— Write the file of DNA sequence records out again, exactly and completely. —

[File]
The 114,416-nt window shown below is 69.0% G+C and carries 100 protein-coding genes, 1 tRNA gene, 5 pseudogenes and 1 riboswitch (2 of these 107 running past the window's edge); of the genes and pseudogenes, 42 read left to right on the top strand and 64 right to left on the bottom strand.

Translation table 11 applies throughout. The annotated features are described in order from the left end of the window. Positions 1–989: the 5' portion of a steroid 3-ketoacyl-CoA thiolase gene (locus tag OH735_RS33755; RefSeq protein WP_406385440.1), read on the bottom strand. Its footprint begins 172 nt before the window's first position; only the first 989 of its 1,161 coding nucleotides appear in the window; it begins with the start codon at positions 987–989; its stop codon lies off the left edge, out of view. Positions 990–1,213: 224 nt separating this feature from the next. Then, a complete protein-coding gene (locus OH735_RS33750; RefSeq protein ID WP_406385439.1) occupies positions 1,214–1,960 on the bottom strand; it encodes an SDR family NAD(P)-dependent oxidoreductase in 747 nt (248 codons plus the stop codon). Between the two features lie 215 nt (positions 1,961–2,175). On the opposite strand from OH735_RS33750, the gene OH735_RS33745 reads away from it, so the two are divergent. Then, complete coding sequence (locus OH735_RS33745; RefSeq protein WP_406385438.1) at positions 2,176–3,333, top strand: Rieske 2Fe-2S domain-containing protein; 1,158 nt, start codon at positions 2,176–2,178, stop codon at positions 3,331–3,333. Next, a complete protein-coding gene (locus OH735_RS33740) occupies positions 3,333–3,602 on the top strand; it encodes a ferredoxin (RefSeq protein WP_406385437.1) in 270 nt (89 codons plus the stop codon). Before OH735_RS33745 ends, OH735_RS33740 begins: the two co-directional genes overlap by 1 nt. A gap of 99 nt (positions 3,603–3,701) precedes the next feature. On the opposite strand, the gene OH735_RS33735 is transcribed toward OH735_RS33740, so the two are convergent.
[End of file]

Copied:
The 114,416-nt window shown below is 69.0% G+C and carries 100 protein-coding genes, 1 tRNA gene, 5 pseudogenes and 1 riboswitch (2 of these 107 running past the window's edge); of the genes and pseudogenes, 42 read left to right on the top strand and 64 right to left on the bottom strand.

Translation table 11 applies throughout. The annotated features are described in order from the left end of the window. Positions 1–989: the 5' portion of a steroid 3-ketoacyl-CoA thiolase gene (locus tag OH735_RS33755; RefSeq protein WP_406385440.1), read on the bottom strand. Its footprint begins 172 nt before the window's first position; only the first 989 of its 1,161 coding nucleotides appear in the window; it begins with the start codon at positions 987–989; its stop codon lies off the left edge, out of view. Positions 990–1,213: 224 nt separating this feature from the next. Then, a complete protein-coding gene (locus OH735_RS33750; RefSeq protein ID WP_406385439.1) occupies positions 1,214–1,960 on the bottom strand; it encodes an SDR family NAD(P)-dependent oxidoreductase in 747 nt (248 codons plus the stop codon). Between the two features lie 215 nt (positions 1,961–2,175). On the opposite strand from OH735_RS33750, the gene OH735_RS33745 reads away from it, so the two are divergent. Then, complete coding sequence (locus OH735_RS33745; RefSeq protein WP_406385438.1) at positions 2,176–3,333, top strand: Rieske 2Fe-2S domain-containing protein; 1,158 nt, start codon at positions 2,176–2,178, stop codon at positions 3,331–3,333. Next, a complete protein-coding gene (locus OH735_RS33740) occupies positions 3,333–3,602 on the top strand; it encodes a ferredoxin (RefSeq protein WP_406385437.1) in 270 nt (89 codons plus the stop codon). Before OH735_RS33745 ends, OH735_RS33740 begins: the two co-directional genes overlap by 1 nt. A gap of 99 nt (positions 3,603–3,701) precedes the next feature. On the opposite strand, the gene OH735_RS33735 is transcribed toward OH735_RS33740, so the two are convergent.